FRIDAY, Feb. 23, 2018 (HealthDay News) -- Artificial intelligence (AI), in which computers can be trained to recognize patterns in large quantities of data, may be able to reduce physicians' burdens, saving them time and energy, according to a report published in Medical Economics.

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FDA Warns of Possible Heart Risks Linked to Clarithromycin

FRIDAY, Feb. 23, 2018 (HealthDay News) -- The antibiotic clarithromycin (brand name: Biaxin) may increase the long-term risk of heart problems and death in patients with heart disease, according to U.S. health officials.

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FDA Cracks Down on Kratom Products

THURSDAY, Feb. 22, 2018 (HealthDay News) -- A number of kratom-containing dietary supplements are being recalled and destroyed by the manufacturer, the U.S. Food and Drug Administration announced Wednesday.

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CDC: No Change in Percentage of Uninsured in U.S. From '16 to '17

THURSDAY, Feb. 22, 2018 (HealthDay News) -- The percentage of uninsured U.S. persons of all ages did not change significantly from 2016 to the first nine months of 2017, according to a report published online Feb. 22 by the National Center for Health Statistics.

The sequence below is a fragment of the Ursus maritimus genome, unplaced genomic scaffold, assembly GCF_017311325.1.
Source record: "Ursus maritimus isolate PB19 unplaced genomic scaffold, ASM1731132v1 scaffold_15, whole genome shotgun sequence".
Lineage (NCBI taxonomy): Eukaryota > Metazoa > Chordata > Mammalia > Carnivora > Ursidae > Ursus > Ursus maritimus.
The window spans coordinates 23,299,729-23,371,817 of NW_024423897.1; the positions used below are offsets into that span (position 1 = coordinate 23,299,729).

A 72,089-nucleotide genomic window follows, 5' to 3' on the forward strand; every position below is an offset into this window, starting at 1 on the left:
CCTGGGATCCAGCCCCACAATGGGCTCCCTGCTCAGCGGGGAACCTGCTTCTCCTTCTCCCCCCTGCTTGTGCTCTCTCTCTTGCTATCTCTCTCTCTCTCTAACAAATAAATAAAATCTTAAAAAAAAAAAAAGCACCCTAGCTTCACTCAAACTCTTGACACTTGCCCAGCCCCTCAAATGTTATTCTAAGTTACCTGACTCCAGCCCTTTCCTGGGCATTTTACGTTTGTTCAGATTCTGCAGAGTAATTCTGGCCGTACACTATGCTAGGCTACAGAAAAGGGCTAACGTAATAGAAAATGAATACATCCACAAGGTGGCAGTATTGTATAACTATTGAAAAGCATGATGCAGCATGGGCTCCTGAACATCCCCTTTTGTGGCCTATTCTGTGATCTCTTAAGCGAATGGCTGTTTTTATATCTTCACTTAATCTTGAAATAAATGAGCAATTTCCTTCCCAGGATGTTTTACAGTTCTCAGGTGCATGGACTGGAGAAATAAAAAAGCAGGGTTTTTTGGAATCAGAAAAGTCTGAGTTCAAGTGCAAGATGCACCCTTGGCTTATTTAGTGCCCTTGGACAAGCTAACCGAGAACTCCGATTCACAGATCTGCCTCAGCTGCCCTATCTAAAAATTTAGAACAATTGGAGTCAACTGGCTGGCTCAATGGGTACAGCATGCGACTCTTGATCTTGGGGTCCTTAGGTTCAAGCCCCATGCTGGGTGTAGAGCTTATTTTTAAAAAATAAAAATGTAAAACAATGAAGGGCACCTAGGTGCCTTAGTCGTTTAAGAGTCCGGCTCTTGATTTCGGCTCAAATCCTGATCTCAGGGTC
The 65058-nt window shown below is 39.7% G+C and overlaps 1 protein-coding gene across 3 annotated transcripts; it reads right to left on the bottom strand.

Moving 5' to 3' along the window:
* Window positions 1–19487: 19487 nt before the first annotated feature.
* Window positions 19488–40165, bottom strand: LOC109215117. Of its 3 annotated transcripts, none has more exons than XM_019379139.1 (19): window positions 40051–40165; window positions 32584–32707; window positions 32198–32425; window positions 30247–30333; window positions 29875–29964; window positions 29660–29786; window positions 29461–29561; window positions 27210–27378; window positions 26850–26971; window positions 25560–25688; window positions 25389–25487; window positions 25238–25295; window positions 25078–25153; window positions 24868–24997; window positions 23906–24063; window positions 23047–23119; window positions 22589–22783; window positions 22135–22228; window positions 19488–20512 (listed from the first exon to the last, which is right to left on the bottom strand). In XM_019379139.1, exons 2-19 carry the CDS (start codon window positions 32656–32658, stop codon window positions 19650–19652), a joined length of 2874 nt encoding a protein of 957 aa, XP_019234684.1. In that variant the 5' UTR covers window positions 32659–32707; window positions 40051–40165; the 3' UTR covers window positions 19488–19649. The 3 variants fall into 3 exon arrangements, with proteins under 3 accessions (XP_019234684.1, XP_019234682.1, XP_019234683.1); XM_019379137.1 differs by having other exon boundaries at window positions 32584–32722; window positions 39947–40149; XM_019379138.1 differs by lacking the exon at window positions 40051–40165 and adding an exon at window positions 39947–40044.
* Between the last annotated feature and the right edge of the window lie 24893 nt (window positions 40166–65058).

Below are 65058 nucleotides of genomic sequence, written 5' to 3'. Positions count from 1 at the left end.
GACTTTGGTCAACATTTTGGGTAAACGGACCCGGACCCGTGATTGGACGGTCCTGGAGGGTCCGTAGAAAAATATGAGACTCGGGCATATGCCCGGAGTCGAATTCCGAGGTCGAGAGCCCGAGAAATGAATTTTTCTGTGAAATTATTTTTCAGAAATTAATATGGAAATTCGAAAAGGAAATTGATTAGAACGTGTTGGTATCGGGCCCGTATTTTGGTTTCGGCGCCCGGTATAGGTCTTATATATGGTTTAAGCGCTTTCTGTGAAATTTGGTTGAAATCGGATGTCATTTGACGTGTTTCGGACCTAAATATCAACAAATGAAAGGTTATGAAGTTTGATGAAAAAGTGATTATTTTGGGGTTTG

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No Evidence Use of SEP-1 Bundle Ups Survival in Sepsis

WEDNESDAY, Feb. 21, 2018 (HealthDay News) -- For adults with sepsis, use of the Severe Sepsis and Septic Shock Early Management Bundle (SEP-1) or its hemodynamic interventions is not associated with improved survival, according to a review published online Feb. 19 in the Annals of Internal Medicine.

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Administrative Costs Estimated at Health Care System